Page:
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Study finds large diversion of rice, wheat from PDS, welfare schemes

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Grains leakage in the range of 40-100% across 11 States.

M.R. Subramani

Chennai, Sept. 22

The leakage of foodgrains under public distribution schemes and for development programmes, where a portion of wages is paid in food grains, ranges from 40 to 100 per cent across a cross-section of States, a Government sponsored research study has revealed. 

According to an evaluation undertaken in 11 States by the National Council for Applied Economic Research in 2008, diversion of wheat and rice takes place in cereals meant for all categories — Antodaya Anna Yojana (AAY), below poverty line (BPL) and above poverty line (APL).

In the case of Assam, the diversion is total in the case of wheat for APL and 83 per cent in the case of rice. In Bihar, diversion of wheat meant for AAY and BPL is above 40 per cent, while in the case of Chhattisgarh 78 per cent of the wheat for APL is diverted. (See table)

The evaluation is, more or less, in tune with the findings of ORG-Marg in 2005. The findings showed total diversion of wheat in Assam meant to be distributed through ration shops. It also showed high percentage of diversion in Arunachal Pradesh (64.1 per cent rice and 96.2 per cent wheat). In Chhattisgarh, too, the diversion of wheat is as high as 71 per cent but more surprising is the diversion of wheat in Haryana being 74.2 per cent.

The leakage from the public distribution system is due to the inclusion of people who were not eligible for concessional price and exclusion of those deserving of issue of such food grains on concessional terms. In Kerala, for example, the inclusion error or enrolment of wrong people for the benefits is 80 per cent, while in the case of Delhi and Rajasthan it is 50 per cent.

These details were made available during the meeting of the core group of Central Ministers and State Chief Ministers on prices of essential commodities on April 8.

A Project Evaluation Organisation study in 2005 showed that total food grains leakage from the public distribution system is 36.38 per cent with nearly 20 per cent of coming at the ration shops and the rest through bogus ration cards.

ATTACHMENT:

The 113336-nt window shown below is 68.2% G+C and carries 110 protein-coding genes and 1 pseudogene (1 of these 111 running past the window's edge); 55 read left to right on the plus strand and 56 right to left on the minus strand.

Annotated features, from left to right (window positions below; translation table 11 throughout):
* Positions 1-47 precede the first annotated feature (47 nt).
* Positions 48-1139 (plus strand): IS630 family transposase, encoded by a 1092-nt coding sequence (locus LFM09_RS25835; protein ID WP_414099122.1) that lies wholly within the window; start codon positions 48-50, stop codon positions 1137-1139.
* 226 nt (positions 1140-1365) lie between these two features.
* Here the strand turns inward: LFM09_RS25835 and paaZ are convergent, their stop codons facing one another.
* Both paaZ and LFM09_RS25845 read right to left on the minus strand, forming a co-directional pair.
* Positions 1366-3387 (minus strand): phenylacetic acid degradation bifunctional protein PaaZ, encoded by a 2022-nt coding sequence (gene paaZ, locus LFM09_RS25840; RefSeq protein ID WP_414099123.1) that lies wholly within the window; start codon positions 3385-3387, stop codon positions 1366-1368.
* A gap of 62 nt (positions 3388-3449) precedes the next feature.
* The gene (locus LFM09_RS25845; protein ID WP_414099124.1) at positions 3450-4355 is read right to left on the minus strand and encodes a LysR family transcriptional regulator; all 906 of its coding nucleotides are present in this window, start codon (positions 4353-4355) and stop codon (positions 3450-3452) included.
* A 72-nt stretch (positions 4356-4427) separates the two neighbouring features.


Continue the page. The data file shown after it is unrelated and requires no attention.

9-point action plan

Ironically, these findings have come up in the backdrop of the Centre's decision to increase the allocation by an additional 2.5 million tonnes (mt) of wheat and rice through the public distribution system, responding to the Supreme Court's criticism of rotting food grains. While the Centre plans to make the cereals available to the below poverty line people in six months, there seems to be a more serious issue — that of leakage and diversion of food grains that are subsidised and distributed through the ration shops.

The Government distributes annually a total of 43.86 million tonnes of food grains (wheat 19.71 mt and 24.15 mt rice).

The Food Ministry came up with a nine-point action plan to strengthen the public distribution system, including computerisation of the entire process, at the meeting.

Three working groups were set up at the meeting with the Deputy Chairman of the Planning Commission, Mr Montek Singh Ahluwalia, heading one on Food and Public Distribution with the Chairman, Economic Advisory Council to the Prime Minister, and the Chief Ministers of Chhattisgarh and Assam as its members.

Related Stories:
Food for all — Aiming towards an efficient public distribution system
PDS in a shambles

(This article was published in the Business Line print edition dated September 23, 2010)
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